Grand County High School students prepare free applications for federal student aid. [Courtesy photo]

As challenging and stressful as high school can be, one’s senior year is arguably the most stressful of all.

Not only do students in their final year of high school need to make sure they are fulfilling all of the prerequisites required to earn a diploma from the school they are graduating from, they are faced with the daunting task of applying to college at the same time.

Not to mention how to pay for college once they are accepted.

Grand County High School, in conjunction with the Utah Higher Education Assistance Authority (UHEAA), is aiming to help the transition between high school and college become a bit smoother for students and families by hosting “Paying for College Night” at the school’s auditorium on Tuesday, Sept. 9 at 6 p.m.

The night dedicated to helping students and their parents navigate the confusing process of financing a college education begins with a presentation by a representative of the UHEAA followed by a question-and-answer session, and ends with informal meetings with representatives of colleges and universities from around the state.

UHEAA’s mission as an organization is to facilitate college attendance in Utah, Grand County High School counselor Tom Edwards said, and this will be the fourth year the presentation has been organized by the program, which works closely with the Utah System of Higher Education and StepUP Utah in order to provide resources for students and their families.

The event has grown since its inception in the late 1990s when it was known as “College Knowledge Night,” Edwards said.

“In the early days, this event was sponsored solely by the Grand County High School counseling department, for seniors and their parents,” Edwards said. “(Former Grand County High School counselor) Peggy Nissen would provide students and parents all kinds of information about college, with an emphasis on the variety of ways parents could get help paying for college. In a community that had no local model of a college, this information was invaluable.”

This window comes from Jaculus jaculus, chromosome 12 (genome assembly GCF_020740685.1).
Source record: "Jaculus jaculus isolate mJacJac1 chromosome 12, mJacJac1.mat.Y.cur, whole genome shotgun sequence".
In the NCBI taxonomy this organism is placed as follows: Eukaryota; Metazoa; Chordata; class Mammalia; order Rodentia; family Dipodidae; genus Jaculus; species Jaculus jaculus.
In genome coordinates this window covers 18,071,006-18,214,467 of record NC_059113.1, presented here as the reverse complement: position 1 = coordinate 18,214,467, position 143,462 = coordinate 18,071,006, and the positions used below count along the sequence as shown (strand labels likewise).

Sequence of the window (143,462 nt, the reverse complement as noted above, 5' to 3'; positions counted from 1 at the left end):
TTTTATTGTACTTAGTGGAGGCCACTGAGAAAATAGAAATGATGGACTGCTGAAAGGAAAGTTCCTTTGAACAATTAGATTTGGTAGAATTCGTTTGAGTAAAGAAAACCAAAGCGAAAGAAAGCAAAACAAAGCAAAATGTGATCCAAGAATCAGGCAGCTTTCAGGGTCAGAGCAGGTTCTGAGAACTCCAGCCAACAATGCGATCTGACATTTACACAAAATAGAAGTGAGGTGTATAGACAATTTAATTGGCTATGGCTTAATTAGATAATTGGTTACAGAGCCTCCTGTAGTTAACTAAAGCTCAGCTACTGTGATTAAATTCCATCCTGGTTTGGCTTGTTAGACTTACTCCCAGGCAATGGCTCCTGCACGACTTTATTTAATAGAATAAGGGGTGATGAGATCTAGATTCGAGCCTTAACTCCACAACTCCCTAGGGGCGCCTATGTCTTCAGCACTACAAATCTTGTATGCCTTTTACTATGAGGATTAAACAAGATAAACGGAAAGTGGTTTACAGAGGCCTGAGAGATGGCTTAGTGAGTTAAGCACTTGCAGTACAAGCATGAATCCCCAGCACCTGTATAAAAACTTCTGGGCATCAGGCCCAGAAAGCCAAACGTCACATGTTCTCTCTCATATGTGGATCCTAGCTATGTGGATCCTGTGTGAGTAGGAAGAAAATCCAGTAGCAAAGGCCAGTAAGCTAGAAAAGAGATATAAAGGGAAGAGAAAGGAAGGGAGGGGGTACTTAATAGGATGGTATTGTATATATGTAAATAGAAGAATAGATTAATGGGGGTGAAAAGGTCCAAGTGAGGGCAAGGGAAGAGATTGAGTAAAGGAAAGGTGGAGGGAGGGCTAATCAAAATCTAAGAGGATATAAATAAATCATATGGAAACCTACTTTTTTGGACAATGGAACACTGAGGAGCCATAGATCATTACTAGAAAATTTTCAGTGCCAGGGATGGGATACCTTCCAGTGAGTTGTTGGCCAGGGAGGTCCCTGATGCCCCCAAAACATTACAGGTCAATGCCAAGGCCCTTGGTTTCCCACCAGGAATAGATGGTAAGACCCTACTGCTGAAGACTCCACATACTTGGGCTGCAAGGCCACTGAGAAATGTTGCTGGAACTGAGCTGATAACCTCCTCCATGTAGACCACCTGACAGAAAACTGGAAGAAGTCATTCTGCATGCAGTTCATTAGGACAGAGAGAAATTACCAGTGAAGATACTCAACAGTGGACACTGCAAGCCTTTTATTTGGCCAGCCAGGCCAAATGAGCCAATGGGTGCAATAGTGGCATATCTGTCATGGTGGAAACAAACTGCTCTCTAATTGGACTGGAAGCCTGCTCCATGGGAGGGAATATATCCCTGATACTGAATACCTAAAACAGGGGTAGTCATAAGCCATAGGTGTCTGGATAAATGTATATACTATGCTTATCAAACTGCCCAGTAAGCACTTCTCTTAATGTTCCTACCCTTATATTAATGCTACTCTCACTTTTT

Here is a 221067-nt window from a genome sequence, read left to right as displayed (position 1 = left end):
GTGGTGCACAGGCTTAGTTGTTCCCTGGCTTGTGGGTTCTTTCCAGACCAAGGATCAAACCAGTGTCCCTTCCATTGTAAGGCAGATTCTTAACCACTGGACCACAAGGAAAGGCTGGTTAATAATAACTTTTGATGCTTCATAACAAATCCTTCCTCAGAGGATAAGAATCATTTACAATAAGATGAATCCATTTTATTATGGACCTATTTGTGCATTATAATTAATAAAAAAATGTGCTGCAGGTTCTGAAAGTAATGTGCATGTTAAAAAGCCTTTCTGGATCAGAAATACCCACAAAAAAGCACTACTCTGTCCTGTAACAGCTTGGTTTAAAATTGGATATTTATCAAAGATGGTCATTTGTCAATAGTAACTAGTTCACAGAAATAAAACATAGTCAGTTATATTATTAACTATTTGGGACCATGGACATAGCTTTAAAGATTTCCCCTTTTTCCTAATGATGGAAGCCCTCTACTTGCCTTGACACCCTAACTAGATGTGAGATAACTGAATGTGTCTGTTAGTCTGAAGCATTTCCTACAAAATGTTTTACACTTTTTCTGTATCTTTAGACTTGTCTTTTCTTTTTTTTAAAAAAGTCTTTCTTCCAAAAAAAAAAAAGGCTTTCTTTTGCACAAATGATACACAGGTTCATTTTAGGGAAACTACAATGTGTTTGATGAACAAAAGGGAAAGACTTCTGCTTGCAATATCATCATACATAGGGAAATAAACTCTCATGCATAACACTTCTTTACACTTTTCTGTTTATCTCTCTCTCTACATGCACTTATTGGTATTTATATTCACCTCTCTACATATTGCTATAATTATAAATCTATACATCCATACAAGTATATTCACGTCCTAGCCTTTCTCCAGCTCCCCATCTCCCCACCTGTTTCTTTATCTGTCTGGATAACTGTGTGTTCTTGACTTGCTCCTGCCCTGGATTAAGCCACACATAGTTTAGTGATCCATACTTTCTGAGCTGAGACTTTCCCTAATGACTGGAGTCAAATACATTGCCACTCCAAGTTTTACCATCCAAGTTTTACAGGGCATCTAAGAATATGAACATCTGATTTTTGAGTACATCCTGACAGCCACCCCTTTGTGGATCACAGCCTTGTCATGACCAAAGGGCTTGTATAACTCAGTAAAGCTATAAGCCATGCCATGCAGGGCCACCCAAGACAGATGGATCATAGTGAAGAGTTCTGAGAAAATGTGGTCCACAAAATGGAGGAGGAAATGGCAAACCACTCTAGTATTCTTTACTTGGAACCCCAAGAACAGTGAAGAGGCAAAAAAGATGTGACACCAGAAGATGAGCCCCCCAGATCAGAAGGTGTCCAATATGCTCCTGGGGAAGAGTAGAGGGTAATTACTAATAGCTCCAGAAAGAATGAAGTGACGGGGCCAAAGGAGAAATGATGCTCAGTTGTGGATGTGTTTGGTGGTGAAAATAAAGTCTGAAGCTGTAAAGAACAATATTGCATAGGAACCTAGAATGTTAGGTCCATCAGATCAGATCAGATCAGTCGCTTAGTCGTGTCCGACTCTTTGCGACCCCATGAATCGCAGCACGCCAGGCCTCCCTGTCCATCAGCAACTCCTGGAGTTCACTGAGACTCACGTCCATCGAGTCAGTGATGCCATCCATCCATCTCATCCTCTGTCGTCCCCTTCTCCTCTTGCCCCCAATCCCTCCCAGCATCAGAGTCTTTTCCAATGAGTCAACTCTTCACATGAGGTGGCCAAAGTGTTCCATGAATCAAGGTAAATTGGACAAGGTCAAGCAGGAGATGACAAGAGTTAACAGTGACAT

UHEAA’s Sumiko Martinez will be hosting the event, and is excited to participate again in a program that over the years has caused dozens of students and parents to reach out to and thank her for the presentation that tackles head-on the many myths and misconceptions regarding paying for college.

“There are a lot of incorrect rumors floating around out there, and we have accurate and up-to-date information to share with students and parents,” Martinez said.

The presentation will cover all facets of federal student aid, including grants, work-study programs and student loans, while also providing tips on applying for scholarships of all kinds. The question-and-answer segment following the program will allow for students and families to get help with questions and concerns specific to their circumstances.

“One of the best things about this presentation is that it is face-to-face, and if you have particular questions that are unique to your situation, you can bring your questions and talk to our financial aid experts,” Martinez said.

The presentation is scheduled from 6 to 9 p.m. on Tuesday, Sept. 9 and will be hosted in the Grand County High School auditorium at 608 S. 400 East in Moab. There is no charge for entrance.

Presentation to highlight financial tips for students

“There are a lot of incorrect rumors floating around out there, and we have accurate and up-to-date information to share with students and parents.”

When: Tuesday, Sept. 9, 6 to 9 p.m.

Where: Grand County High School auditorium, 608 S. 400 East

Cost: Free